Bonde J, Rebolj M, Ejegod DM, et al. HPV prevalence and genotype distribution in a population-based split-sample study of well-screened women using CLART HPV2 human papillomavirus genotype microarray system. BMC Infect Dis. 2014; 14:413 [PubMed] Article available free on PMC after 01/09/2015 Related Publications
BACKGROUND: Human papillomavirus (HPV) genotyping assays are becoming increasingly attractive for use in mass screening, as they offer a possibility to integrate HPV screening with HPV vaccine monitoring, thereby generating a synergy between the two main modes of cervical cancer prevention. The Genomica CLART HPV2 assay is a semi-automated PCR-based microarray assay detecting 35 high-risk and low-risk HPV genotypes. However, few reports have described this assay in cervical screening. An aim of the present study, Horizon, was to assess the prevalence of high-risk HPV infections in Copenhagen, Denmark, an area with a high background risk of cervical cancer where women aged 23-65 years are targeted for organized screening. METHODS: Material from 5,068 SurePath samples of women participating in routine screening and clinical follow-up of cervical abnormalities was tested using liquid based cytology, CLART HPV2 and Hybrid Capture 2 (HC2). RESULTS: At least one of the 35 defined genotypes was detected by CLART in 1,896 (37%) samples. The most frequent high-risk genotypes were HPV 16 (7%), HPV 52 (5%), and HPV 31 (4%). The most frequent low-risk genotypes were HPV 53 (5%), HPV 61 (4%), and HPV 66 (3%). Among 4,793 women targeted by the screening program (23-65 years), 1,166 (24%) tested positive for one or more of the 13 high-risk genotypes. This proportion decreased from 40% at age 23-29 years to 10% at age 60-65 years. On HC2, 1,035 (20%) samples were positive for any high-risk and thus CLART showed a higher analytical sensitivity for 13 high-risk HPV genotypes than HC2, and this was found in all age-groups and in women normal cytology. CONCLUSIONS: CLART performed well with a positive reproducibility for high-risk genotypes of 86%, and a negative reproducibility of 97%. This report furthermore updates the genotype distribution in Denmark prior to the inclusion of the HPV-vaccinated cohorts into the screening program, and as such represents a valuable baseline for future vaccine impact assessment.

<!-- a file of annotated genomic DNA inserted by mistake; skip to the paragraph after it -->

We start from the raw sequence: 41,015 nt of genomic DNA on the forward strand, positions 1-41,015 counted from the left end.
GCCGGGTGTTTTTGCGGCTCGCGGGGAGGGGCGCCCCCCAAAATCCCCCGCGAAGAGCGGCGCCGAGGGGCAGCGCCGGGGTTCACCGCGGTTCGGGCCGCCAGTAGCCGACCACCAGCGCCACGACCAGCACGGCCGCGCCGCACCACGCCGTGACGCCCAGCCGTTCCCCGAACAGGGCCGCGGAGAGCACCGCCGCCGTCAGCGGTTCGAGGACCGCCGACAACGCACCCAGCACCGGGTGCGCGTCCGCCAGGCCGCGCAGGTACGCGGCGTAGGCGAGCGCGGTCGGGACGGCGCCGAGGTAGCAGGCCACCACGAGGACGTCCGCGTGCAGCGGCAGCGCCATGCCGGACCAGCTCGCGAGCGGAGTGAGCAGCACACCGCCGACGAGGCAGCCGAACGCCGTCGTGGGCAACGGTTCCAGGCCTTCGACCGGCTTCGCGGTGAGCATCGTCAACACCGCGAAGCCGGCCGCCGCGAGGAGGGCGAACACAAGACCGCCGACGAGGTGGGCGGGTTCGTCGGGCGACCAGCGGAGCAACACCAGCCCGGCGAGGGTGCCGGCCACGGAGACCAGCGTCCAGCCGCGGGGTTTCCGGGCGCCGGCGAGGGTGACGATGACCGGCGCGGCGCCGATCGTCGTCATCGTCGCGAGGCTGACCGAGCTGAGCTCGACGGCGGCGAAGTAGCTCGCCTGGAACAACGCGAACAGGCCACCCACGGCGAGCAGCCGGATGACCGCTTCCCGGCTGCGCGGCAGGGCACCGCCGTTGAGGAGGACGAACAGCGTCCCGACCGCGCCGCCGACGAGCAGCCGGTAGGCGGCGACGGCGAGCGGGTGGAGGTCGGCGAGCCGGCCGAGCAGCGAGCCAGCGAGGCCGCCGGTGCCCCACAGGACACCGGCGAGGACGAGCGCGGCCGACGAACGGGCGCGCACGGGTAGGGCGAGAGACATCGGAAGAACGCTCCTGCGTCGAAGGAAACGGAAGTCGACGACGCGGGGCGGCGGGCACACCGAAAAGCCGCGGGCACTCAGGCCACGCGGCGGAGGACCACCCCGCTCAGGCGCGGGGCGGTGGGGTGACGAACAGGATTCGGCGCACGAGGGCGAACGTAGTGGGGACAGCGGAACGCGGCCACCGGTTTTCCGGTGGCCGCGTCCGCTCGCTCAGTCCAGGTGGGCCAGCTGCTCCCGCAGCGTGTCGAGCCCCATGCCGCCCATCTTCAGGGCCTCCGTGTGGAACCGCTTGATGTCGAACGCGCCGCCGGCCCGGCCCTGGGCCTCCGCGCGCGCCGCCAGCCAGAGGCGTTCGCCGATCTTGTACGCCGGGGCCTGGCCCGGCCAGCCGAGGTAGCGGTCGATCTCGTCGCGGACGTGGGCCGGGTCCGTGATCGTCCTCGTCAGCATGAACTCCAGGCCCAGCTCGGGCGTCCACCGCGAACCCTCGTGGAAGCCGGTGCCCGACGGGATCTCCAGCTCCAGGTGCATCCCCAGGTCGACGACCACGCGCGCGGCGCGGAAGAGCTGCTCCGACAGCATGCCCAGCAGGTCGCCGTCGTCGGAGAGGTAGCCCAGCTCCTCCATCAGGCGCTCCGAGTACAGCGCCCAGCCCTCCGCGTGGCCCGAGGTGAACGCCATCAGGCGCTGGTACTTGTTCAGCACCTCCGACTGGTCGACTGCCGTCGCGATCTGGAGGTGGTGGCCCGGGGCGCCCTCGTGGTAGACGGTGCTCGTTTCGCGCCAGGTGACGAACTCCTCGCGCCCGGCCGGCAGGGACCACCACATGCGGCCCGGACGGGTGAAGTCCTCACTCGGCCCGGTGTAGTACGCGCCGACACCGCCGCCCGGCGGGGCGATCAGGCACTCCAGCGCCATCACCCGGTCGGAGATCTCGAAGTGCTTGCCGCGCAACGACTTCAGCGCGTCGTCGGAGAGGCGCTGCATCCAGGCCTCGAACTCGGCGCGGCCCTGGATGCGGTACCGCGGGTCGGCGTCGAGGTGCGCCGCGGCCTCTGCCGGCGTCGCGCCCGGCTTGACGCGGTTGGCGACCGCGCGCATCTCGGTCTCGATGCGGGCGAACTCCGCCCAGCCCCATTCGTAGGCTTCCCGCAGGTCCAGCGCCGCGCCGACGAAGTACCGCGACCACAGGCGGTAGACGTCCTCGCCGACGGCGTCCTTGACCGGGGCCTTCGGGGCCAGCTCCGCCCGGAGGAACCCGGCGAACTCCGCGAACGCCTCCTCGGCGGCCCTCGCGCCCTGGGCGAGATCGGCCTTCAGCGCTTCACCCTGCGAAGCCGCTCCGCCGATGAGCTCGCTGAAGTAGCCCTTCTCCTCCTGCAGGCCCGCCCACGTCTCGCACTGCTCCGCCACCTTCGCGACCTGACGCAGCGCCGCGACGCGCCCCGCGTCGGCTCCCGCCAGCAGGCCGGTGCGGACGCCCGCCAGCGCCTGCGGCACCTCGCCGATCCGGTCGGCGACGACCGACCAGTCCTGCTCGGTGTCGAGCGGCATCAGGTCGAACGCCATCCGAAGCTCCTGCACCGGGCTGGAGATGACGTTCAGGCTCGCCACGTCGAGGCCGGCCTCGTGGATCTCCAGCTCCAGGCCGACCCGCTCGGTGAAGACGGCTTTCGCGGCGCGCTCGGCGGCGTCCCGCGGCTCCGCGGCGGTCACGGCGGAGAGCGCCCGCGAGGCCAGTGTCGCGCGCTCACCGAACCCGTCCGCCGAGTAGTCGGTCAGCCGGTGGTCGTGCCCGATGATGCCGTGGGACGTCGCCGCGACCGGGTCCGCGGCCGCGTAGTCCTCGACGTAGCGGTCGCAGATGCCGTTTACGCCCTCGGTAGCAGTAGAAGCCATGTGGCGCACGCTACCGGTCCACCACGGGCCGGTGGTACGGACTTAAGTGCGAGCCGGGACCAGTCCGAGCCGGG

Committee opinion no. 607: Gynecologic concerns in children and adolescents with cancer. Obstet Gynecol. 2014; 124(2 Pt 1):403-8 [PubMed] Related Publications
Advancements in radiation therapy, chemotherapy, surgery, and multimodal treatment have dramatically improved childhood cancer survival. However, cancer and its treatment may have immediate or delayed adverse effects on reproductive health. Gynecologists should be prepared to manage gynecologic concerns in young cancer patients and survivors before, during, and after their treatment. Gynecologists may be consulted regarding pubertal concerns; heavy menstrual bleeding and anemia; sexuality; contraception; ovarian function, including fertility preservation; and breast and cervical cancer screening. The science of fertility preservation is a rapidly evolving field; therefore, a referral to a reproductive endocrinologist is recommended to explore the full range of available options.
Lynge E, Rygaard C, Baillet MV, et al. Cervical cancer screening at crossroads. APMIS. 2014; 122(8):667-73 [PubMed] Related Publications
Cervical screening has been one of the most successful public health prevention programmes. For 50 years, cytology formed the basis for screening, and detected cervical intraepithelial lesions (CIN) were treated surgically to prevent progression to cancer. In a high-risk country as Denmark, screening decreased the incidence of cervical cancer from 34 to 11 per 100,000, age-standardized rate (World Standard Population). Screening is, however, also expensive; Denmark (population: 5.6 million) undertakes close to half a million tests per year, and has 6-8 CIN-treated women for each prevented cancer case. The discovery of human papillomavirus (HPV) as the cause of cervical cancer dramatically changed perspectives for disease control. Screening with HPV testing was launched around 1990, and preventive HPV vaccination was licensed in 2006. Long-term randomized controlled trials (RCT) demonstrated that HPV testing provides better protection against cervical cancer than cytology, but it requires extra repeated testing. HPV vaccination RCTs, furthermore, have proved that HPV vaccination protects against vaccine-type high-grade CIN in women vaccinated prior to sexual activity, but less so in women vaccinated later. The challenge now is therefore to find an algorithm for screening of a heterogeneous population including non-vaccinated women; women vaccinated prior to start of sexual activity; and women vaccinated later.